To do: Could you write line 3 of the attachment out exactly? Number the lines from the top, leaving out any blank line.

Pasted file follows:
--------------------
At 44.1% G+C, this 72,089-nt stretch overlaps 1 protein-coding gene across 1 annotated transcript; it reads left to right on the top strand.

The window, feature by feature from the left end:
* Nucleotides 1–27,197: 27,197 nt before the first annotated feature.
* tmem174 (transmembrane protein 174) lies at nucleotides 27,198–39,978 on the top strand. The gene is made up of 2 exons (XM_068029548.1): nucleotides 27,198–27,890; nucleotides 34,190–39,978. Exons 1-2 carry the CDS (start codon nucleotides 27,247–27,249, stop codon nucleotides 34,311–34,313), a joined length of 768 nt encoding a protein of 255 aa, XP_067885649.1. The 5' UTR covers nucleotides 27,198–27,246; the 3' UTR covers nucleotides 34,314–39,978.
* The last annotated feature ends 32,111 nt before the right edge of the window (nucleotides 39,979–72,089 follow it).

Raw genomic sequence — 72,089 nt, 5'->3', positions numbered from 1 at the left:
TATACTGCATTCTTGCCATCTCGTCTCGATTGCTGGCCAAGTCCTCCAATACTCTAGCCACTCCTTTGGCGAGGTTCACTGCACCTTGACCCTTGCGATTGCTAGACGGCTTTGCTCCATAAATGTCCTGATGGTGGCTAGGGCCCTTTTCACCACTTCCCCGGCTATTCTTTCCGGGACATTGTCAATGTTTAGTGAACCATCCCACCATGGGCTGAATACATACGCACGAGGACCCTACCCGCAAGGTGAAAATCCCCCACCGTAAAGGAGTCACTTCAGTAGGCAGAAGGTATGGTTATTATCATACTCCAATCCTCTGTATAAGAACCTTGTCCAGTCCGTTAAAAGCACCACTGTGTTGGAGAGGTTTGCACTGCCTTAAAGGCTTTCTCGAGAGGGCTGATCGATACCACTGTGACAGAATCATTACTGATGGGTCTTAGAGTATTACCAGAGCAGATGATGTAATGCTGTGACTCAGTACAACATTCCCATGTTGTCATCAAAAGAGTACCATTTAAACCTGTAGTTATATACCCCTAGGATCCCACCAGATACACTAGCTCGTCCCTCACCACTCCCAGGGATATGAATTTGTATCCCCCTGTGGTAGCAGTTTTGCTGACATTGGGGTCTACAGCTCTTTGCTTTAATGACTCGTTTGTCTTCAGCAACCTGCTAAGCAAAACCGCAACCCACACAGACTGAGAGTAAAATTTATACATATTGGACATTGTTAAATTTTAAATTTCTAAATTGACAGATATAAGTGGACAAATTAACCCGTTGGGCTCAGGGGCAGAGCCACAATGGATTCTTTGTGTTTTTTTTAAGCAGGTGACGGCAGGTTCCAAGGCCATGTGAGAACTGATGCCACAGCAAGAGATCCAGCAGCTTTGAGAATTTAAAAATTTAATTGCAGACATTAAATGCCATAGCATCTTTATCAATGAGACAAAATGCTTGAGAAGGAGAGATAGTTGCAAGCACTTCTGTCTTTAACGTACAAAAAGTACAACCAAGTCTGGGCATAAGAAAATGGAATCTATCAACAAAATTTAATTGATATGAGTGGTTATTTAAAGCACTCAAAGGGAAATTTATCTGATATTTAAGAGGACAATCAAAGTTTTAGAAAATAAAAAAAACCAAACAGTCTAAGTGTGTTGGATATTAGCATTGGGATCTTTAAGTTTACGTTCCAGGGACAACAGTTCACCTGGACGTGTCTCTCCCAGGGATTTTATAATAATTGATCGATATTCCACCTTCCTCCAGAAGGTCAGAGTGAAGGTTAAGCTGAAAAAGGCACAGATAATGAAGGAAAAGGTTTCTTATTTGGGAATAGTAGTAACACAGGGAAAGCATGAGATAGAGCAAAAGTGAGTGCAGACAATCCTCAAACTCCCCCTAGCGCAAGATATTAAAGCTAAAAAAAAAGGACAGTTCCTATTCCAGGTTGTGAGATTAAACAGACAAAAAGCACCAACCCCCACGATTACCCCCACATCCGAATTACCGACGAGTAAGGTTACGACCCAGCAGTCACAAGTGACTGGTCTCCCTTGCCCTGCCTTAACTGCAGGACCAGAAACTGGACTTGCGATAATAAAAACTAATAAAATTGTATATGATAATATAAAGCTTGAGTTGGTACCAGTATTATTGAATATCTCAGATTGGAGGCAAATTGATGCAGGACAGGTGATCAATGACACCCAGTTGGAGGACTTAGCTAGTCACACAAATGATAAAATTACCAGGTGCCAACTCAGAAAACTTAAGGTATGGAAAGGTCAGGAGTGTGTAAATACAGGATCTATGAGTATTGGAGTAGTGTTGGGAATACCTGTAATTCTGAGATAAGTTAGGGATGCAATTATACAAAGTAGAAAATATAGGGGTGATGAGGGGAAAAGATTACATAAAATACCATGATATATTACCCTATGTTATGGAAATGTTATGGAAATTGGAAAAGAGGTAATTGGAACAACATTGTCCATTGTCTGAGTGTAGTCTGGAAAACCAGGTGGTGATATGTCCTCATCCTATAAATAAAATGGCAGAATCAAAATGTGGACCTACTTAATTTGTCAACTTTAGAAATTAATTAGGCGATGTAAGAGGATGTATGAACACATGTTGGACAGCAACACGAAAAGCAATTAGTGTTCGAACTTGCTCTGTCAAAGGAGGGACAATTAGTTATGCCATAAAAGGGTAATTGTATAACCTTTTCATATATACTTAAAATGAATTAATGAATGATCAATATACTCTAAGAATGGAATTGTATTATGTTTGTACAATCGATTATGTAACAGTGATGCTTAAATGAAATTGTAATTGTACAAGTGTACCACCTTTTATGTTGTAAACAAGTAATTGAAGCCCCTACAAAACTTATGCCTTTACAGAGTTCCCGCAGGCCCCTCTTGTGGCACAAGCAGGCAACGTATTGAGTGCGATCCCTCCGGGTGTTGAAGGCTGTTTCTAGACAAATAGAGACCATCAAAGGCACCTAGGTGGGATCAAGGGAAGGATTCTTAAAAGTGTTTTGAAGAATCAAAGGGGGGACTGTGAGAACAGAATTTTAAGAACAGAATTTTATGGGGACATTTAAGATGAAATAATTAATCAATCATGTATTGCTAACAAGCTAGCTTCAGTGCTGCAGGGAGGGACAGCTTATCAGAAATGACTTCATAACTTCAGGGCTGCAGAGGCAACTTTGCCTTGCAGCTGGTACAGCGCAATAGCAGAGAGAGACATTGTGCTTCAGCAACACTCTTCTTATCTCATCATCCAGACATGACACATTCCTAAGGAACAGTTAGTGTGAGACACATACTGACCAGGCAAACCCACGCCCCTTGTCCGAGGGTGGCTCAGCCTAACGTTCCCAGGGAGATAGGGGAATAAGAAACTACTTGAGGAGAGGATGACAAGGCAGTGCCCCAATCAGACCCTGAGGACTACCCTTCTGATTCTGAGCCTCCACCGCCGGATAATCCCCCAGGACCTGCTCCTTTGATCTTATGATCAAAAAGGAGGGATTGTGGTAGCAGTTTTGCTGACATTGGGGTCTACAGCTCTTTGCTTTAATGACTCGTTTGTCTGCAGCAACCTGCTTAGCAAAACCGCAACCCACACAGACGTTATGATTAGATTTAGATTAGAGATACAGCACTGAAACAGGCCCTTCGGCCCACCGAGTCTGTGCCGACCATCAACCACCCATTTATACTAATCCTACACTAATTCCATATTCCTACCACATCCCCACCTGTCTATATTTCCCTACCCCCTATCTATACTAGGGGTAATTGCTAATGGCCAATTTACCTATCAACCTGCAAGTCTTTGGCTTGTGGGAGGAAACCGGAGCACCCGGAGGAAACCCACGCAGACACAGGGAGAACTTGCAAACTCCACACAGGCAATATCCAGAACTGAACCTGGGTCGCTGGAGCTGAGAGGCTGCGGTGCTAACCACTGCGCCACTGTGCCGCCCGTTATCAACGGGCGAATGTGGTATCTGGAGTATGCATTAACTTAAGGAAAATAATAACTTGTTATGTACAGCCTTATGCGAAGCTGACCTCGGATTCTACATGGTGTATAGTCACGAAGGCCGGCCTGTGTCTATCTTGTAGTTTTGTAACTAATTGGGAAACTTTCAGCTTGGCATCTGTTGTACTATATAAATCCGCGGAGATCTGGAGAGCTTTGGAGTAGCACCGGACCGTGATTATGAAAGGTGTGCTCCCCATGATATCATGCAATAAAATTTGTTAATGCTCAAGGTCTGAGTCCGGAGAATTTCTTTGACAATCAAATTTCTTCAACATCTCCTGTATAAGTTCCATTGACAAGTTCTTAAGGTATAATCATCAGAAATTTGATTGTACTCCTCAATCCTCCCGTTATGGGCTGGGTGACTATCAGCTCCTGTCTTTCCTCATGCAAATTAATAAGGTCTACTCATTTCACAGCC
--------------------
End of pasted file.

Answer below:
* Nucleotides 1–27,197: 27,197 nt before the first annotated feature.